In his letter of Feb. 20, "Doubting studies of secondhand smoke," Bart Williams of Fairbanks was very critical of our agency's efforts to reduce the damaging consequences of secondhand smoke in Juneau.
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His criticism was inaccurate and without merit. The data citing the death rate from secondhand smoke was not my estimates, but rather data taken from professional journals and reports. In 2006, U.S. Surgeon Gen. Richard Carmona issued a major report titled "The Health Consequences of Involuntary Exposure to Tobacco Smoke" (www.cdc.gov/tobacco). The report states that there is no risk-free level of exposure to secondhand smoke. Secondhand smoke is more than a mere annoyance; it is a serious health hazard. Nonsmokers who are exposed to secondhand smoke inhale many of the same toxins as smokers; more than 60 of these toxins are known carcinogens.
In particular, I would like to refer Williams to Page 15 of the surgeon general's executive summary, which provides a lengthy discussion of the statistical methodology used in obtaining the results of multiple research projects on secondhand smoke. In short, this report's meta-analysis employed both qualitative and quantitative data to reach its conclusion.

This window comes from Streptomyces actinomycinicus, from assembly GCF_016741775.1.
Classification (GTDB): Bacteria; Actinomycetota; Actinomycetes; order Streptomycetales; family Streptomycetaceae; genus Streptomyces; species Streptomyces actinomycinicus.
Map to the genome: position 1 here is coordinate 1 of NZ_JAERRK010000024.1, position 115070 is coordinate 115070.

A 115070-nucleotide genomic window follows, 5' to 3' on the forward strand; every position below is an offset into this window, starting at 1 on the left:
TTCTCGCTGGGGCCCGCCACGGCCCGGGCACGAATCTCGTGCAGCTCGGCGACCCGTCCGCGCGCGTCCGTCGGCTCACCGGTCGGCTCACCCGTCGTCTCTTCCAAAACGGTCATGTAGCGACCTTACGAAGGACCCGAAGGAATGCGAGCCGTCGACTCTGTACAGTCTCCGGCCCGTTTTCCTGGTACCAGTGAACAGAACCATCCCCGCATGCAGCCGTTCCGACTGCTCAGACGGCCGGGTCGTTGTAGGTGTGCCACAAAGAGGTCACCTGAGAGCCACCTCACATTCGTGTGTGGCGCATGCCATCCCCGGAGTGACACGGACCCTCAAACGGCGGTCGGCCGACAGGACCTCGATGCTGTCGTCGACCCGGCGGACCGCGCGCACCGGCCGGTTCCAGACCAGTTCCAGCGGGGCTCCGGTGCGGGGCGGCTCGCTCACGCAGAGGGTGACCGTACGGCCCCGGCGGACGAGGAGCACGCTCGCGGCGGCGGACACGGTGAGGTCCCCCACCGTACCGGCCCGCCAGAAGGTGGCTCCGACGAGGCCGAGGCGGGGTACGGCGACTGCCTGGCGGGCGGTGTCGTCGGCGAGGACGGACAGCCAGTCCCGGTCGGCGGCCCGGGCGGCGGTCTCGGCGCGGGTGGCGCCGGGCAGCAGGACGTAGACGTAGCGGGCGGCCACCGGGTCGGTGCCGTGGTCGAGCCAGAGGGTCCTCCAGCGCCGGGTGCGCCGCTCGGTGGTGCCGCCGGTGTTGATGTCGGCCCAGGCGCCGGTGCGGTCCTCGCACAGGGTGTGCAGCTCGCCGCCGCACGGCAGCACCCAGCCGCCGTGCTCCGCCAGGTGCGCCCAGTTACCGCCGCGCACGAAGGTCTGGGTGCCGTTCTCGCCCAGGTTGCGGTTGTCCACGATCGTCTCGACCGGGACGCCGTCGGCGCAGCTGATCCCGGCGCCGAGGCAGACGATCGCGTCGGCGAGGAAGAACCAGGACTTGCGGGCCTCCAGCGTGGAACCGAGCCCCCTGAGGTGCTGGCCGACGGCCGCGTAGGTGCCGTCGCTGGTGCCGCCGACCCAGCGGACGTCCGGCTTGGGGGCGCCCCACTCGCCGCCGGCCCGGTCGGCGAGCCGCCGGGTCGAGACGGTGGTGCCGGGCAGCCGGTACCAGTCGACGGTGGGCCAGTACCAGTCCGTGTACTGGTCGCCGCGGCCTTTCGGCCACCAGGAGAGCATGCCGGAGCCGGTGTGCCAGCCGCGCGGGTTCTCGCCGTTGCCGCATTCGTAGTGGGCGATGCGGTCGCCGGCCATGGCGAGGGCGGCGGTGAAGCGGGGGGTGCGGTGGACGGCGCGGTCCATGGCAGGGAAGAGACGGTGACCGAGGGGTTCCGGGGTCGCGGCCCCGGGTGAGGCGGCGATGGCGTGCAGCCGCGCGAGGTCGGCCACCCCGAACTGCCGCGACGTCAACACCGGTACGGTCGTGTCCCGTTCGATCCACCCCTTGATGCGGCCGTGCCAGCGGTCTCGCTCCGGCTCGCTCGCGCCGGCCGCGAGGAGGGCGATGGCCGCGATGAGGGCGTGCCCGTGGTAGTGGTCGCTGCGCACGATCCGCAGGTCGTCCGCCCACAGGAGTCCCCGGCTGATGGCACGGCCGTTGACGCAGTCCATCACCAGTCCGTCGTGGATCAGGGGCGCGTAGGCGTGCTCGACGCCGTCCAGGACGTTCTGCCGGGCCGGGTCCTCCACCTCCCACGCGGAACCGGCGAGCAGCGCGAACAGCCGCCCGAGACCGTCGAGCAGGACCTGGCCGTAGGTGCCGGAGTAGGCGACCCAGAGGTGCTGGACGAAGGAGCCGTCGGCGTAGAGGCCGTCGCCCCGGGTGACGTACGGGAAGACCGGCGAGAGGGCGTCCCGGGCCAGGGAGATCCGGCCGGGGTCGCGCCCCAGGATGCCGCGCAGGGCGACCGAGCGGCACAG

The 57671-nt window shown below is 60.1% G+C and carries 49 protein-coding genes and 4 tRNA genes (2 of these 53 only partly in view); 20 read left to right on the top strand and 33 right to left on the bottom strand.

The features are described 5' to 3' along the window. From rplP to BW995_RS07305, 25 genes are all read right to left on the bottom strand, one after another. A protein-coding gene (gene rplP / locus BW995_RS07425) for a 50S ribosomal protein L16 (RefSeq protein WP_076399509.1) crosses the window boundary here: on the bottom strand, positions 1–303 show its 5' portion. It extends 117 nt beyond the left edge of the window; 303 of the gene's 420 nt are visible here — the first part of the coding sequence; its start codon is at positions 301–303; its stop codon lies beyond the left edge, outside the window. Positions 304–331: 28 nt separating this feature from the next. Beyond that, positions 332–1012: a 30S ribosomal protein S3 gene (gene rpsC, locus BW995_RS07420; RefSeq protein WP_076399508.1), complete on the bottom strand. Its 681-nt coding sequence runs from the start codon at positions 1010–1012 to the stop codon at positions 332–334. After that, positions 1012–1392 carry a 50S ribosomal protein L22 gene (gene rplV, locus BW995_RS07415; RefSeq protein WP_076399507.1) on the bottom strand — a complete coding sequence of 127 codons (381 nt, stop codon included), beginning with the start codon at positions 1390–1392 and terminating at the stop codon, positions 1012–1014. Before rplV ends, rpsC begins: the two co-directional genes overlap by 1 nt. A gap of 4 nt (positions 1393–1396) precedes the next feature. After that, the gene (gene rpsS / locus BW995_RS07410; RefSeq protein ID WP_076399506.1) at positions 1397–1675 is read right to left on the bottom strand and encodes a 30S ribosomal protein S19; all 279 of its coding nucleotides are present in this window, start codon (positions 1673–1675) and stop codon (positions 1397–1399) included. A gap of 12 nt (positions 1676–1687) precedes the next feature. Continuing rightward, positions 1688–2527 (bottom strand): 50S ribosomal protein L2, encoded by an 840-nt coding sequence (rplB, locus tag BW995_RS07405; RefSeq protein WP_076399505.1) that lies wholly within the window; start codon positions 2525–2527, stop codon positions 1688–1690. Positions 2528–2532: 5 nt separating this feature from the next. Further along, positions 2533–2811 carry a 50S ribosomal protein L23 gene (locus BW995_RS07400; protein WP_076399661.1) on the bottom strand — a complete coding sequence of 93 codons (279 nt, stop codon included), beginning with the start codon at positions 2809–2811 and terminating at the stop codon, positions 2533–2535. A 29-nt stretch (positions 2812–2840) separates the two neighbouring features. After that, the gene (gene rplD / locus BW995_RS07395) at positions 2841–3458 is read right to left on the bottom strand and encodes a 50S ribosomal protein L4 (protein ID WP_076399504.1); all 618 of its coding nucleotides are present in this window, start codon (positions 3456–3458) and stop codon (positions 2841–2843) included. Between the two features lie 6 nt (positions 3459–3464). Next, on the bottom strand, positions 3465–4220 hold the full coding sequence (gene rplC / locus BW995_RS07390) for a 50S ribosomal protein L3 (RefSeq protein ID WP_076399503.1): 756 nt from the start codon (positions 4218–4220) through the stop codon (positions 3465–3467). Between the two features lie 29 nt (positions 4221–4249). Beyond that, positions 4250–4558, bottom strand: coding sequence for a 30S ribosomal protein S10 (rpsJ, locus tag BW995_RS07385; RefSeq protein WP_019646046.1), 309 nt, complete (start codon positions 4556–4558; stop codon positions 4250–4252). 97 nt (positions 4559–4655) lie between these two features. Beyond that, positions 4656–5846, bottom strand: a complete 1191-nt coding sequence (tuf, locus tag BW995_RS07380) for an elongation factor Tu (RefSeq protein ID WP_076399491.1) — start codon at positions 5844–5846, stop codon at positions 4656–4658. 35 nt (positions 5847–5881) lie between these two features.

The second document that substantiates a quote questioned by Williams is closer to home. The Alaska Department of Health and Social Services, Division of Public Health published an excellent report titled "Alaska Tobacco Facts." This 2006 document is replete with tragic evidence of the fatalities attributed to tobacco use and addiction. Chapter 10 is devoted to the effects of secondhand smoke on Alaskans, and Page 3 substantiates our quote that 120 Alaskans die from secondhand smoke annually.
I understand that this kind of data is shocking and hard to understand for those who have not been affected, but many Alaskans are all too well aware of the personal losses caused by tobacco-related diseases. Statistics can be argued. Motives can be argued. The fact that secondhand smoke kills cannot be argued.
Everyone deserves the right to breathe smoke-free air in any public place. Thirty years ago, when grocery stores went smoke-free, store owners were worried it would hurt business, which seems bizarre to us today. Bar owners across the nation have found that, after a period of transition, going smoke-free has actually increased their clientele by including those who previously would not go out because of the health risk.
National Council on Alcoholism and Drug Dependence
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